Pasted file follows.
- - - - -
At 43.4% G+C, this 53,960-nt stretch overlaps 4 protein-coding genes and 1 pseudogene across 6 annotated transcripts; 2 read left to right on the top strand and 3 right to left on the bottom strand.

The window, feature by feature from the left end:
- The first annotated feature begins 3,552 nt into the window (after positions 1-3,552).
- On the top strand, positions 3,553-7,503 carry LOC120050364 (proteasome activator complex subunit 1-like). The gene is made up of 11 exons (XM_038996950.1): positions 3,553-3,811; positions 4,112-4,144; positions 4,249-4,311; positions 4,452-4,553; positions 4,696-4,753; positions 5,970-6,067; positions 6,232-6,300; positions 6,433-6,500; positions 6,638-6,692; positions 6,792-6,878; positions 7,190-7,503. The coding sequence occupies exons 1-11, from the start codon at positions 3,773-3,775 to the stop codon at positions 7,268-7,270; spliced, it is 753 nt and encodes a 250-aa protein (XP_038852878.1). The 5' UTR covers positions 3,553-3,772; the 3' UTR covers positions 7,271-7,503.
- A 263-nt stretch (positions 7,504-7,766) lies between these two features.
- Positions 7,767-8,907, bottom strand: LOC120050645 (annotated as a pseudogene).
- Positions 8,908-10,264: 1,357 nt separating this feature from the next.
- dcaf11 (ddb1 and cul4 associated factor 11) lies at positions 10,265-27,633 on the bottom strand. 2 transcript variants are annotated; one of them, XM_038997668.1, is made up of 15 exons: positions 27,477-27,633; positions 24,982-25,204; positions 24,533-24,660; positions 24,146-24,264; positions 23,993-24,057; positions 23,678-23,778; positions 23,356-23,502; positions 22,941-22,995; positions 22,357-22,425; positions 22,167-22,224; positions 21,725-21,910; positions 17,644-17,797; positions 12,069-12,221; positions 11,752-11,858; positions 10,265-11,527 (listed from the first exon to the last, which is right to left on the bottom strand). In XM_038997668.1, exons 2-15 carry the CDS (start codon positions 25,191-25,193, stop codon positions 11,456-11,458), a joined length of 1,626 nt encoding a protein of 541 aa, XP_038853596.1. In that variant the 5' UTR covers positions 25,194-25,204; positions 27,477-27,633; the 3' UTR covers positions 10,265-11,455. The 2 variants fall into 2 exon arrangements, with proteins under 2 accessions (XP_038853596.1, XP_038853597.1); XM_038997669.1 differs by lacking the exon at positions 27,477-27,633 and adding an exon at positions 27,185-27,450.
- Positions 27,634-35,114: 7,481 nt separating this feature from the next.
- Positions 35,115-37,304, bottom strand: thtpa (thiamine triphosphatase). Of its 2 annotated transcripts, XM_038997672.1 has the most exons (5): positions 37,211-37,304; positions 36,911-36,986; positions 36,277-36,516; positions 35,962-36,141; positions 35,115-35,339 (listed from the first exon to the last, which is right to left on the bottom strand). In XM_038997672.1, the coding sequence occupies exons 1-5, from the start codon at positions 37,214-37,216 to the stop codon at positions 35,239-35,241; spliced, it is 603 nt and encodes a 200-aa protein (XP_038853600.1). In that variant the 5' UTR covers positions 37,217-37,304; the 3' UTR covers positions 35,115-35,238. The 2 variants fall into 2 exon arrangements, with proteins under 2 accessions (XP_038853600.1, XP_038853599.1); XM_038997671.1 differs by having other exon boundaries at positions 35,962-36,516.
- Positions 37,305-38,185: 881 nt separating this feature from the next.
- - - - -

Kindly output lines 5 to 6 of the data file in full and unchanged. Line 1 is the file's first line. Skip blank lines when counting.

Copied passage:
- A 263-nt stretch (positions 7,504-7,766) lies between these two features.
- Positions 7,767-8,907, bottom strand: LOC120050645 (annotated as a pseudogene).